Simplified dispute resolution
Currently, strata disputes in WA are heard in four different forums (three different courts and the State Administrative Tribunal), which generates confusion for strata owners about which forum they can approach to resolve their strata dispute.
The dispute resolution provisions within the Strata Titles Act 1985 (the Act) are complex and limit the power the State Administrative Tribunal (the Tribunal) has to resolve strata disputes. This has resulted in a dispute resolution framework that is ineffective and inefficient.
The two major reforms to dispute resolution are:
- making the State Administrative Tribunal the one-stop-shop to resolve strata disputes
- strengthening the tribunal’s powers to efficiently resolve disputes.
State Administrative Tribunal
Cost-effective, one-stop-shop for disputes
Making the tribunal the one-stop-shop for strata disputes will provide strata stakeholders access to a cost-effective dispute resolution forum. The tribunal will have the specialist strata expertise and statutory powers to efficiently resolve strata disputes.
Enforcing by-laws is difficult under the current legislation for a number of reasons:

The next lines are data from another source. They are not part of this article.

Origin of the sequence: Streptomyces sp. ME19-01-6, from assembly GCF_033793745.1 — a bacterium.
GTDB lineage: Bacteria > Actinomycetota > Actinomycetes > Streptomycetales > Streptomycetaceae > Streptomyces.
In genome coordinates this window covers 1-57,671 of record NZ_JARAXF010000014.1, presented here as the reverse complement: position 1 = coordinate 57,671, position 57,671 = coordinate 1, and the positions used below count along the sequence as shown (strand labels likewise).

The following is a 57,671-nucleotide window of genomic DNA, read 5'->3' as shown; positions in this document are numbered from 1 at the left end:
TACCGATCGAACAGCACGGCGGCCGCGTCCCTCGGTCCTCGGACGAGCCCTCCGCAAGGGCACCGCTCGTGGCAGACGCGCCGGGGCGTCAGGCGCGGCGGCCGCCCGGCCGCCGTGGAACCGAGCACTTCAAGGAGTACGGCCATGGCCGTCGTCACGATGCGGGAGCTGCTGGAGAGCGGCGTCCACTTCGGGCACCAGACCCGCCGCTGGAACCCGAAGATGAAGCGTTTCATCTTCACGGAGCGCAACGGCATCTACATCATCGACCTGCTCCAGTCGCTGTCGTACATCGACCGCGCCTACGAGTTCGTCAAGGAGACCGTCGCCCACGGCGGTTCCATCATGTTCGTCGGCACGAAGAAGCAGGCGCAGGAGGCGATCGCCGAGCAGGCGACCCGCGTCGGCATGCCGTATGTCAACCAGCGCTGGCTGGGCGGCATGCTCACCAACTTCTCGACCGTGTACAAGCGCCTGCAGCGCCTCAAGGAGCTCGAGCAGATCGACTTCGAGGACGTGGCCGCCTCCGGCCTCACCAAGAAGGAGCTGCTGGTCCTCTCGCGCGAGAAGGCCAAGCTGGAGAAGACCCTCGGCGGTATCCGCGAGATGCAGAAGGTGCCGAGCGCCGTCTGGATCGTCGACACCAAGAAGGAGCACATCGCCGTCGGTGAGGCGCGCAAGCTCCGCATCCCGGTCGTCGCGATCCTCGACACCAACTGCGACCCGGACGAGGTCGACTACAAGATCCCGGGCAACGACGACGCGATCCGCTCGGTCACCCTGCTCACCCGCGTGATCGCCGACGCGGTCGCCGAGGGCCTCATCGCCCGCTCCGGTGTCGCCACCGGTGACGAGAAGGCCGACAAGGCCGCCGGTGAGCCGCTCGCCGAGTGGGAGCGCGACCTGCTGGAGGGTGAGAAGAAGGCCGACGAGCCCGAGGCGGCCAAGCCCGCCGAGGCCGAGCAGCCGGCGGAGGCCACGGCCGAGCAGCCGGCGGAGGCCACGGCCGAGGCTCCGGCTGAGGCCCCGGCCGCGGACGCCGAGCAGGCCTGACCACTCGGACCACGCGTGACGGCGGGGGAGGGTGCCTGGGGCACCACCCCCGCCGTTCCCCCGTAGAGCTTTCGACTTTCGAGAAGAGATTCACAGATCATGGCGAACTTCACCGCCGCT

- The tribunal can make an order imposing a penalty for breach of a by-law, only if that by-law specifically states that a penalty is to be paid. Most schemes do not have any penalties stated in their by-laws.
- Before the tribunal can order a penalty be imposed for breach of a by-law, the strata company must establish that the owner has wilfully and persistently breached the by-law.
Reforms will give the tribunal the power to:
- make an order imposing a penalty for the breach of any by-law (whether or not that by-law specifies a penalty for breach)
- make an order that the person who breached the by-law must take action to:
- stop breaching the by-law or
- fix the breach of the by-law.
The strata company, owners and occupiers can apply to the tribunal for an order to enforce a by-law, including an order to pay a penalty.
The tribunal can order the person who breached a by-law to pay a penalty to the strata company if it finds:
- the breach of the by-law is serious
- the by-law has been breached by that person on three occasions or
- the strata company served notice on a person notifying them they have breached a by-law and that person then breaches the same by-law again.